The Dears’ theatre of absurdity

The Montreal indie veterans spill the secret to staying a band for 20 years.

September 28, 2015

In the process of creating what was supposed to be their sixth album, The Dears stumbled into their seventh, as well.

“We can be a demanding band to listen to,” says keyboardist/vocalist Natalia Yanchak. “A two-hour album would have been exhausting. I don’t think people would make it to the end.”

The intensity she alludes to while taking a tongue-in-cheek shot at something she’s invested her life into speaks to the irony in which the band has comfortably packaged themselves. More than just a form of artistic expression, it’s also become a survival mechanism for the band. They’ve been both media darlings and victims, dealing with different levels of success and disappointment as they find themselves on the other side of their first 20 years as a band.

On their new record, Times Infinity Volume One (her twin sister, Volume Two, should be released in the first half of 2016), The Dears offer a meticulously built glossary for their brand of orchestral pop noir. Their sneakily melodic rhythm section (Roberto Arquilla on bass, Jeff Luciani on drums) supports swelling synths and Patrick Krief’s signature soaring guitar solos.

Still their expansive compositions somehow never overpower Murray Lightburn’s commanding vocals, which spend most of the album wrestling with dark, heavy matters. With harsh song titles like “You Can’t Get Born Again” and “Here’s To The Death Of All The Romance” (a callback to a No Cities Left classic), and capped with the album’s beautiful Natalia-sung closer, “Onward And Downward,” where she sings, “in the end, we will die alone,” suggest a running theme of loneliness—but Lightburn says there are deeper intentions.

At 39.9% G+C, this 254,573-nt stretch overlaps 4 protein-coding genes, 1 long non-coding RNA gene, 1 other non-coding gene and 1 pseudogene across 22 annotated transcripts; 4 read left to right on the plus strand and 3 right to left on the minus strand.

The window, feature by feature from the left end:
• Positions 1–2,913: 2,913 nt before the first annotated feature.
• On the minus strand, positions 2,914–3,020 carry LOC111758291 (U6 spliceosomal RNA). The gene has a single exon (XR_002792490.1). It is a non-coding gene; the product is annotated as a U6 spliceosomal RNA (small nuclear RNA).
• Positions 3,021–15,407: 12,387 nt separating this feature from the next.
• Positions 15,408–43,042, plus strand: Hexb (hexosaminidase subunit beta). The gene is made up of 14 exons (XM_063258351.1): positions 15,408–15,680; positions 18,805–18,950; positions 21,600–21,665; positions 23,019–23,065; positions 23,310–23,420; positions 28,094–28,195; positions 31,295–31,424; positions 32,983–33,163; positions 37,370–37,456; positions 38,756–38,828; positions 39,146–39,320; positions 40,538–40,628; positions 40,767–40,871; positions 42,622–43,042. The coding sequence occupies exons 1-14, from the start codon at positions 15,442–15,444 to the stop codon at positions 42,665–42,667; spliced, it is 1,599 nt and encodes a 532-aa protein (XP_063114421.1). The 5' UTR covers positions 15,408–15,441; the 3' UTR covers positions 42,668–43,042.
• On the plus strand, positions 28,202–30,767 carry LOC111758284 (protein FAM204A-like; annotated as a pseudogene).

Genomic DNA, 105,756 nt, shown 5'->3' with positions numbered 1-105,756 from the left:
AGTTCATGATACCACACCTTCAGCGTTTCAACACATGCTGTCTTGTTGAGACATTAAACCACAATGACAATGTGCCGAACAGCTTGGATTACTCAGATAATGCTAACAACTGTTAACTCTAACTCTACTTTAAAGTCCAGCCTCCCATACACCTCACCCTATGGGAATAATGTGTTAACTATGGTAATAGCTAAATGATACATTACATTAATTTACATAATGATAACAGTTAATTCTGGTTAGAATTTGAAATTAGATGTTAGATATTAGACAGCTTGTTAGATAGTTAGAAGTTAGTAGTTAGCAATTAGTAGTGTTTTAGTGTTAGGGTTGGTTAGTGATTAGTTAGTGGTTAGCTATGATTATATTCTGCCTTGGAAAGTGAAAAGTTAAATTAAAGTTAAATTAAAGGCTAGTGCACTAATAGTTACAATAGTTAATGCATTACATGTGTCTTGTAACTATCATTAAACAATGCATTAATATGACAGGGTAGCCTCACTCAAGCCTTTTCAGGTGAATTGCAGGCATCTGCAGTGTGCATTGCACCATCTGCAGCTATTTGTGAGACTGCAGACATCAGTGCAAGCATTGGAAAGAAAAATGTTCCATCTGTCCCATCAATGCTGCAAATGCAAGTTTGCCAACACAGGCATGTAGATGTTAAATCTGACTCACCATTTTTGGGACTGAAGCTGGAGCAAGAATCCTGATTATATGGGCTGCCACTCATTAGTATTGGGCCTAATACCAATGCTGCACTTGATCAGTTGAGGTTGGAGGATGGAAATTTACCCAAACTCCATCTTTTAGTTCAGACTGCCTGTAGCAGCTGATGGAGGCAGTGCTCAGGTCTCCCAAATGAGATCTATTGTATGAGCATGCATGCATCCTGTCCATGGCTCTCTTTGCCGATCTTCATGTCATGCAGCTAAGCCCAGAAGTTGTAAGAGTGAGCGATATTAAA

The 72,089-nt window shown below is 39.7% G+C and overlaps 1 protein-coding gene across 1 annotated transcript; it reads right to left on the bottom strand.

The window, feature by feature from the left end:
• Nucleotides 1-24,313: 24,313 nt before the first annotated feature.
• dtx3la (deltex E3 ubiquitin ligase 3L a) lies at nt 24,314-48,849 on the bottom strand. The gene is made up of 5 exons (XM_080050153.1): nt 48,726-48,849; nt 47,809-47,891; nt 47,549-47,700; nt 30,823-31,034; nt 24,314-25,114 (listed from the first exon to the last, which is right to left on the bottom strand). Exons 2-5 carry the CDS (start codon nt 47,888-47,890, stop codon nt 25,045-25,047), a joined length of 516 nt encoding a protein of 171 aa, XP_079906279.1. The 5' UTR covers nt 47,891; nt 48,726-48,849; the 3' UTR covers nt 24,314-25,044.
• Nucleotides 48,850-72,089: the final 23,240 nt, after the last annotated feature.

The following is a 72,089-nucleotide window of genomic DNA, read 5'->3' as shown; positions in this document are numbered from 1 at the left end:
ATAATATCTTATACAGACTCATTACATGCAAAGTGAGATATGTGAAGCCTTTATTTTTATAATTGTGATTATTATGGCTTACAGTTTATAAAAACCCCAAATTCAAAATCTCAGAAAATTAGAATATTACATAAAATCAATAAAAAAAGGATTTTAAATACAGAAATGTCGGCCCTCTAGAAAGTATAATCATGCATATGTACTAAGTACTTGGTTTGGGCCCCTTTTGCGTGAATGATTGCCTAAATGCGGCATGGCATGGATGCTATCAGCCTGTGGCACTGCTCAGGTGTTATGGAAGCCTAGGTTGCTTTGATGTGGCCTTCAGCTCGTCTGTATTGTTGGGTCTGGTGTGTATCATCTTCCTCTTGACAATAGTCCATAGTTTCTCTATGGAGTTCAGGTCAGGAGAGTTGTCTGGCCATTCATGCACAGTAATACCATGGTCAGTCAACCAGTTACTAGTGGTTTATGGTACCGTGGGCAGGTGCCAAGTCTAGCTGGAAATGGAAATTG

“It’s not necessarily about loneliness, but perhaps more about the fear of loneliness,” he says. The album’s somewhat grave statements are more about the importance of one’s relationships and what they choose to do with their life rather than plain ol’ wallowing, but The Dears’ reputation might cloud those messages. “People use words like ‘melodrama’ to describe us, but this is very matter-of-fact and relaxed,” he continues. “We hope that people would fill in the blanks. Our stuff is like a brutal mirror. Sometimes people react in really strange ways towards what we do because perhaps it’s too much for them to deal with.” He drops a mission statement in the midst of explaining their lyrics: “The Dears records are meant to make you think about your life.”

By their second album, the aforementioned standing magnum opus No Cities Left (2003), The Dears were part of a Montreal movement that shook the indie world. By 2006’s Gang of Losers, the Dears’ previous successes saw them riding some decent momentum. The album was masterfully produced, filled with sparkling hooks built to rouse stadiums and festival crowds. Yet the record’s second single was a daring choice: Probably the danciest song they’ve ever done, “Whites Only Party” was a not-so-thinly veiled fuck you to a scene that embraced them, but only to a certain extent.

Murray’s Central American background, and how it affected his career, had never been so plainly addressed, and it might have distanced some of their prospective audience. Now, he’s a bit less poetic about it. “A lot of the hatred for the band is because [people think] black people are only arrogant, they’re not confident. That’s always been a problem. Being in a rock band, I’ve had to navigate through that environment the whole time.” That the band chose a time when most eyes were on them to release such a bold song, to a predominately white audience, sums up their career arc—they’re a band always willing to sacrifice themselves for, well, themselves.

Using everything hurled at them, The Dears have spun a cynical narrative that plays to their mystique. They’ve maintained a loyal fanbase through their string of stellar releases while dealing with media misrepresentation, racism, sexism, lineup changes, and more along the way; they’ve avoided becoming jaded and instead thrive on doubt and animosity with unshakeable self-belief and, maybe most importantly, humour. “Our sense of humour is what keeps us going,” Lightburn says. “We have to be able to laugh at the absurdity.”

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